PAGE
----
Accessibility also plays a major factor in Blockie’s Tech Port ambitions. In addition to local artists and companies, ASM Global has met with Texas’s boxing promoters.
“We're just trying to give the local community the opportunity to come in here and utilize this space, because it's their space too.”
In other words, Tech Port Center + Arena is envisioned as being a place for all people.
Though he hasn’t seen the facility for himself yet, Renard believes that such a comprehensive ethos could accomplish the opposite of inviting visitors.
“It doesn't seem to be very art-friendly,” he said, adding that “if you're trying to attract tourists, that's the wrong part of town to be in.”
On the other hand, Barros says, a place like the Tech Port could move the needle in the south side’s direction.
He envisions a scenario likening the facility to the Quarry or the Pearl, the latter of which has become a major hotspot for locals catering to an abundance of different tastes. The streets around Tech Port may be STEM-heavy now, but there’s room for new hotels, restaurants and retail to potentially pop up, spurred by the facility’s impact if the community buys in.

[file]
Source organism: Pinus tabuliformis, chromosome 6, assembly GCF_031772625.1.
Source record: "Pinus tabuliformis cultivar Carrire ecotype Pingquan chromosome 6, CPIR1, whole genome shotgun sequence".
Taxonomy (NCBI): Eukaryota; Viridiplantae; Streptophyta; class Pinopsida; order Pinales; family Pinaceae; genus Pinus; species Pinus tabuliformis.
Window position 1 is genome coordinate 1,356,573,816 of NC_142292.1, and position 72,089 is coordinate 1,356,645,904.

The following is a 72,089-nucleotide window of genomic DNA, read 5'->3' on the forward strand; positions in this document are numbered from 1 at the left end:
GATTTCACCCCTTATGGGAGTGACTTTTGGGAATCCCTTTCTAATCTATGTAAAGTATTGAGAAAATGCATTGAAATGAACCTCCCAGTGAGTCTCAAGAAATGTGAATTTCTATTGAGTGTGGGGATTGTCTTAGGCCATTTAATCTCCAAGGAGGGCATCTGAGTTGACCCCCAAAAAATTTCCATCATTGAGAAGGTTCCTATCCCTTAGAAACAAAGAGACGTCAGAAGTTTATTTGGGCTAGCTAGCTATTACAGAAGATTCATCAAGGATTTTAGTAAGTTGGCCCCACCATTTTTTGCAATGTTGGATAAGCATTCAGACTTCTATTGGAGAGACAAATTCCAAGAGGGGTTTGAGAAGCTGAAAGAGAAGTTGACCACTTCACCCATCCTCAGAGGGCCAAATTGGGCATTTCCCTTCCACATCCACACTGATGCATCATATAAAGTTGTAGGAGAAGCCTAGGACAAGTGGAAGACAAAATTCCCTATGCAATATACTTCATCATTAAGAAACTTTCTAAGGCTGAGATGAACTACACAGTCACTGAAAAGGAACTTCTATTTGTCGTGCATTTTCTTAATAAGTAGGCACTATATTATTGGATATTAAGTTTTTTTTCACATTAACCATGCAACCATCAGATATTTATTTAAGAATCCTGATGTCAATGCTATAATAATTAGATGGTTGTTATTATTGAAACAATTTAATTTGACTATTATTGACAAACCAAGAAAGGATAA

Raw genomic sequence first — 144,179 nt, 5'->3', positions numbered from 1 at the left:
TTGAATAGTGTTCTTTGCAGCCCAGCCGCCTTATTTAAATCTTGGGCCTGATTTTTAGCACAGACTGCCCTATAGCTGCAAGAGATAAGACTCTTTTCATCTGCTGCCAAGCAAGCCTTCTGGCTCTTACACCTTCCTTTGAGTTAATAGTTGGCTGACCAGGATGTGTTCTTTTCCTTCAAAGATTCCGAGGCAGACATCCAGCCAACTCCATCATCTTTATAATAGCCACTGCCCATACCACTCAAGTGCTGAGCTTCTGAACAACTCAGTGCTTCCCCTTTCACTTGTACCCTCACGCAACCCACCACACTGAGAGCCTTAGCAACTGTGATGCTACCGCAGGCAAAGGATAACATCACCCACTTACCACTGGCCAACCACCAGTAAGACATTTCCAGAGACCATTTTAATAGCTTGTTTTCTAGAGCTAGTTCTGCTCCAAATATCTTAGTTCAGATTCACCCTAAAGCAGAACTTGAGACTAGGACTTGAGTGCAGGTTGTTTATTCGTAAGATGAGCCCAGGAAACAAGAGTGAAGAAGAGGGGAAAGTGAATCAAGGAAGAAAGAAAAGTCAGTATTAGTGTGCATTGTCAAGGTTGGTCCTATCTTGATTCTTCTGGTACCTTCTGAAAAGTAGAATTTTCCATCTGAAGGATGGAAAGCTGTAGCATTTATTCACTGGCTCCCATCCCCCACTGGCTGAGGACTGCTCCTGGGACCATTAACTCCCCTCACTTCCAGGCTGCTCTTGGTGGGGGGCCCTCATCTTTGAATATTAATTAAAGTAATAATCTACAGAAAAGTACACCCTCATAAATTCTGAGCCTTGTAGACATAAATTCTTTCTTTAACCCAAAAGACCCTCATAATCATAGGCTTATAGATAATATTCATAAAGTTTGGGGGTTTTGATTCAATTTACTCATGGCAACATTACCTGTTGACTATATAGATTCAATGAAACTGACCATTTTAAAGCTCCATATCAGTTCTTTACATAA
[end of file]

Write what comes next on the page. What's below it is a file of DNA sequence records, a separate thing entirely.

“I have seen a great interest in apartments, condos and housing developments all over the city by seeing the projects coming to the Zoning Commission. These developments attract a new boom,” Barros said, adding that such results would inevitably take a few years.
That’s on par with Blockie’s vision for Tech Port and the community it calls home, even as he expresses confidence that it will also be a model for other major cities to take inspiration from.
Even Renard, while admitting he’s skeptical about its potential as a music venue, sees how Tech Port can be a success story if it manages to become a go-to hub for curious San Antonians.
“This is how you shape minds,” Renard said. “If you bring in these high schoolers who are thinking about a career in STEM, but they don't really know what that is, you bring in these mentors and they tell you.”
For how futuristic parts of Tech Port may appear, it still can’t predict the future. If there’s something both Renard and Blockie can agree on, it’s that only time will tell what the facility can do for the neighborhoods around it, and the people who live in those houses.
“We built it to bridge a gap that Port (San Antonio) saw needed to be bridged, and we're that bridge,” Blockie said. “We're going to know our success here in 10 years, when that kid goes and he finds something that does well for the whole community the environment and mankind.”